Now I'm not going to get into all the technical details and changes and improvements, for that information I'll direct you to the initial launch impressions over here. What I am going to tell you is that the all-new Suzuki Jimny is brilliant, just fukken brilliant. Sure, there will be those that want it to have more power and more speed, but those are the people who don't really get what Jimny is all about. That said, the motor is bigger so there is a bit more power on tap than before. While I haven't looked at the nitty-gritty specs, I'm positive the gear ratios are different as is the power delivery, which in real world terms means the Jimny is much easier to drive. I took a 2017 model to Cape Town, and while I loved it because I was headed to an awesome destination in a car that I'll bite someone in the face for, it took a bit of work, it was tiring. You do have to pay constant attention to the gear you're in, the revs and the speed. Still, while the little 4x4 isn't fast, I never held up traffic and even managed plenty overtaking manoeuvres. That's not the same in the all-new Jimny though. It's an easier drive, like you're in a normal compact car. The steering is easier, the feel of the car on the road is better, the power delivery is better, the comfort is better - everything is better. That's just on the tarmac, if you start talking about going off road, then there's not much that comes close to what this 4x4 can manage in stock form, the new technologies employed make it untouchable . Of course, if you want more out of a Jimny, there's already so many aftermarket parts out there to beef the thing up into zombie apocalypse spec. This is thanks to the Jimny being the most popular vehicle at the recent Tokyo Auto Salon.
Many people know I get press cars, and when I get something different or special, a few get hold of me so they can have a closer look. After the launch and I posted pics, I had upwards of 50 people begging me to show them the car when the review week popped up. At every place I visited, every shopping centre I stopped at, someone wanted a closer look at the Jimny. I've never been in a car with this much interest from the public. At 4-way stops, robots, and in traffic I had so many hoots & waves and thumbs ups chucked at me you would swear I won the lotto. Lucky I'm not (that) paranoid.
With Suzuki, the Swift has always been the bread & butter model, selling great in all the markets it's available in, but I think the new Jimny will be adding some pretty damn tasty jam to that sandwich. It's never going to outsell the Swift, but it's going to hold its own for sure. Not only is it brilliant at what it does, it can out 4x4 just about any offroader you can think of, but it also has no competitors. That's right, this little 4x4 is in a class of it's own. Even if there was something in this class, you're looking at playing catch up to a company that's had a Jimny on the road since the first generation LJ10 in 1970. The practicality of the Jimny is brilliant, the single drawback being boot space, but if you leave passengers out of it, the rear seats fold down to free up enough space for serious holiday baggage. The all new Suzuki Jimny moves to the top of my want list, relegating the outgoing model to second place. I wouldn't even be picky about a colour for one, I'd take whatever is available because they're all that good, I actually couldn't choose a colour for myself anyway. With two trim levels and the option of automatic, there's a model for everyone, even freelance journalists like myself. The range-topping Jimny 1.5i GLX AT comes in just shy of R320 000, with the entry-level Jimny 1.5i GA MT just on the R265 000 mark.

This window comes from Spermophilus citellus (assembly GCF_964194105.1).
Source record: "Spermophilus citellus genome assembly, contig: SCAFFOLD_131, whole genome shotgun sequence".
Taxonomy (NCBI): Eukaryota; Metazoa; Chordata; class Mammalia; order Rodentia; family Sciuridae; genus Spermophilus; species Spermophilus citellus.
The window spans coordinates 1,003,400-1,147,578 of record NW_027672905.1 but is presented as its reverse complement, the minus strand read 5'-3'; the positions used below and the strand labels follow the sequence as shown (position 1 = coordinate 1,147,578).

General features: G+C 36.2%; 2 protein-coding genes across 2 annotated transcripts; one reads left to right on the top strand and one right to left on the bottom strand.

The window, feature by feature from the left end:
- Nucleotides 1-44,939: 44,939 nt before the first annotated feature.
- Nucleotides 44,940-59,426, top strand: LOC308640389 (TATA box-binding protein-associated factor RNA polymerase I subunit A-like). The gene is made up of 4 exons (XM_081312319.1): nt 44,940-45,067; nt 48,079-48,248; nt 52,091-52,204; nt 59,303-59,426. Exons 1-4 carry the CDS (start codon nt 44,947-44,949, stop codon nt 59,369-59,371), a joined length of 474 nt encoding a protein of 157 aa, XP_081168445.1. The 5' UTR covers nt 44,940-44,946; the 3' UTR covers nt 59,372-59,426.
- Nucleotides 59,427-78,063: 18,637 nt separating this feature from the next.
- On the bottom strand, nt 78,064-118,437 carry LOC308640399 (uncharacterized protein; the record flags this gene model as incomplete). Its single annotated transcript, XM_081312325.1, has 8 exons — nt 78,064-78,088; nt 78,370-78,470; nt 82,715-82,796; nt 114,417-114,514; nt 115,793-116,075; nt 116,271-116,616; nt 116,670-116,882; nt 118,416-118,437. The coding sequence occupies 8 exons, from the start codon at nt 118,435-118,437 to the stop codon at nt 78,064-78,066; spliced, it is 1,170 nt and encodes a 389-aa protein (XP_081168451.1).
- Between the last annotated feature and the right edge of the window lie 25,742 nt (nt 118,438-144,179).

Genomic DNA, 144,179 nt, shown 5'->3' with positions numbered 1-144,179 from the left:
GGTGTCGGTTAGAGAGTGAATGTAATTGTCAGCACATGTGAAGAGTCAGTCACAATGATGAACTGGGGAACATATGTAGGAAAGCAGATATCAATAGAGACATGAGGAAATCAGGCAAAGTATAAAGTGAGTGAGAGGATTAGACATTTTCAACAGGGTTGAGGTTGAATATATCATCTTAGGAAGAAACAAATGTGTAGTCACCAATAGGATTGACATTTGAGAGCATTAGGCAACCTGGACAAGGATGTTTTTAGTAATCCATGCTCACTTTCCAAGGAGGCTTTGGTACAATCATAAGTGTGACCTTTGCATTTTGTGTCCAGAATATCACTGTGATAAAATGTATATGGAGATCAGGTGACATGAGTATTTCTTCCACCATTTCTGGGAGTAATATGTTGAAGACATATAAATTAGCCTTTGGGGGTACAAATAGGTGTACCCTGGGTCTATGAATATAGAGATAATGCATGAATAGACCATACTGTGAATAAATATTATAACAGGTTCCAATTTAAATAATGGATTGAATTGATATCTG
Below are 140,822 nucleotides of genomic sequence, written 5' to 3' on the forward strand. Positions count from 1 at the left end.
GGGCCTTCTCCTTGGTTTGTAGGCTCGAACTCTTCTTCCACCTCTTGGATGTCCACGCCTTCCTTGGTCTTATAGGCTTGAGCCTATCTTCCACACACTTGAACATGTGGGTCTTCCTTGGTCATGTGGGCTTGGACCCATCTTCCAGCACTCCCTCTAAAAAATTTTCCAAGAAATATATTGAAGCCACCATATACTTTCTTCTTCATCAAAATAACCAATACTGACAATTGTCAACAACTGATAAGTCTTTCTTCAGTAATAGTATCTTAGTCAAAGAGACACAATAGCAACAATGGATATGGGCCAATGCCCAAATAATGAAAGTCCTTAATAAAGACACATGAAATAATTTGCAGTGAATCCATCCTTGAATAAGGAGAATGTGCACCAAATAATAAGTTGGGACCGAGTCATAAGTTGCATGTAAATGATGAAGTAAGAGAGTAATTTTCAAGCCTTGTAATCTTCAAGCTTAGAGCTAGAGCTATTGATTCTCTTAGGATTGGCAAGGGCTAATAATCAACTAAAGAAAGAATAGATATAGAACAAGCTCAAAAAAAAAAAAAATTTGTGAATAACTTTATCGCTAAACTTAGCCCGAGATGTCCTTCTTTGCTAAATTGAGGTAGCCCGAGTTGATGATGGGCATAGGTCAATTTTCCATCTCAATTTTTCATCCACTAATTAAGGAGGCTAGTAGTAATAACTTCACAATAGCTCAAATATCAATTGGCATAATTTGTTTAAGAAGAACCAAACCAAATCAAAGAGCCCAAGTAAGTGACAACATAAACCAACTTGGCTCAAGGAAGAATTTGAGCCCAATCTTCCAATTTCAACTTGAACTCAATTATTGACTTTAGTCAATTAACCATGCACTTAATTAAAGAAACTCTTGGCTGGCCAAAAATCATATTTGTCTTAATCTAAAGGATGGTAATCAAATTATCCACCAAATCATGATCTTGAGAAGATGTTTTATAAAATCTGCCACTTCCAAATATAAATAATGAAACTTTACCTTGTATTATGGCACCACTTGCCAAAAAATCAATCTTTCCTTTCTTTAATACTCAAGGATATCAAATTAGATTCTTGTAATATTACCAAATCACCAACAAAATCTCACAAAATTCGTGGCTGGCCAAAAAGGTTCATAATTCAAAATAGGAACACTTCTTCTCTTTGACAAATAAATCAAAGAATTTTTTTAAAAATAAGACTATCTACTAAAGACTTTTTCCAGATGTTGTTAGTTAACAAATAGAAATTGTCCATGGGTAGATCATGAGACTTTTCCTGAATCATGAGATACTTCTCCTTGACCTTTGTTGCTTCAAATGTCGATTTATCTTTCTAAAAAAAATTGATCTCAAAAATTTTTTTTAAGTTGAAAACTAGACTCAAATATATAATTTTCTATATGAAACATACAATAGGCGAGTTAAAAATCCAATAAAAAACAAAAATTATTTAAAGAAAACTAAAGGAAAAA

If you want a second hand 2018/9 Jimny, be prepared to wait for a very, very long time. If you think having a new model out means you can pick up the outgoing model for cheap - think again. From what I'm seeing on the World Wide Web, most Jimny owners aren't selling to get this new model, they're simply adding the new one to the garage.
That's pretty damn cool.
Why did I shoot the Jimny in an urban setting? Basically, because I can. Mainly because every review out there sees the 4x4 in action off road, and I'm a fan of doing things another way.